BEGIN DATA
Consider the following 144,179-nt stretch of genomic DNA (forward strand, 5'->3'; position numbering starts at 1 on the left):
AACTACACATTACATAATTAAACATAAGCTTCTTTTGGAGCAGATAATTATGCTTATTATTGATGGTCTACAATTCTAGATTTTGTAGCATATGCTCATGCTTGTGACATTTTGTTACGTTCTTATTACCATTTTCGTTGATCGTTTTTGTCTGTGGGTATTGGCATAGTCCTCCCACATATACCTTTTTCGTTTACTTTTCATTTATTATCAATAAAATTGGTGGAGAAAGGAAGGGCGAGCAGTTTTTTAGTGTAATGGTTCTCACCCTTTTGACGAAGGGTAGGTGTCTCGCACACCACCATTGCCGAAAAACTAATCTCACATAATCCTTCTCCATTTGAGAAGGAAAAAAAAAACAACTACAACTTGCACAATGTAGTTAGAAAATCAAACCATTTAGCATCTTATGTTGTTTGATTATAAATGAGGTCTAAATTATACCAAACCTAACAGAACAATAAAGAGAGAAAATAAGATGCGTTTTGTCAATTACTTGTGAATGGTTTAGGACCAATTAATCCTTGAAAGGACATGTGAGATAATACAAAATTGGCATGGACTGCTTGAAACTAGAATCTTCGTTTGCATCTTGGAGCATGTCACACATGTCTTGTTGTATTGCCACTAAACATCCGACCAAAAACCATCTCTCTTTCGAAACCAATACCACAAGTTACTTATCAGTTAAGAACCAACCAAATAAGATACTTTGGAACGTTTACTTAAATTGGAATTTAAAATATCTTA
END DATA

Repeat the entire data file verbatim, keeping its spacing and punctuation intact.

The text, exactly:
Consider the following 144,179-nt stretch of genomic DNA (forward strand, 5'->3'; position numbering starts at 1 on the left):
AACTACACATTACATAATTAAACATAAGCTTCTTTTGGAGCAGATAATTATGCTTATTATTGATGGTCTACAATTCTAGATTTTGTAGCATATGCTCATGCTTGTGACATTTTGTTACGTTCTTATTACCATTTTCGTTGATCGTTTTTGTCTGTGGGTATTGGCATAGTCCTCCCACATATACCTTTTTCGTTTACTTTTCATTTATTATCAATAAAATTGGTGGAGAAAGGAAGGGCGAGCAGTTTTTTAGTGTAATGGTTCTCACCCTTTTGACGAAGGGTAGGTGTCTCGCACACCACCATTGCCGAAAAACTAATCTCACATAATCCTTCTCCATTTGAGAAGGAAAAAAAAAACAACTACAACTTGCACAATGTAGTTAGAAAATCAAACCATTTAGCATCTTATGTTGTTTGATTATAAATGAGGTCTAAATTATACCAAACCTAACAGAACAATAAAGAGAGAAAATAAGATGCGTTTTGTCAATTACTTGTGAATGGTTTAGGACCAATTAATCCTTGAAAGGACATGTGAGATAATACAAAATTGGCATGGACTGCTTGAAACTAGAATCTTCGTTTGCATCTTGGAGCATGTCACACATGTCTTGTTGTATTGCCACTAAACATCCGACCAAAAACCATCTCTCTTTCGAAACCAATACCACAAGTTACTTATCAGTTAAGAACCAACCAAATAAGATACTTTGGAACGTTTACTTAAATTGGAATTTAAAATATCTTA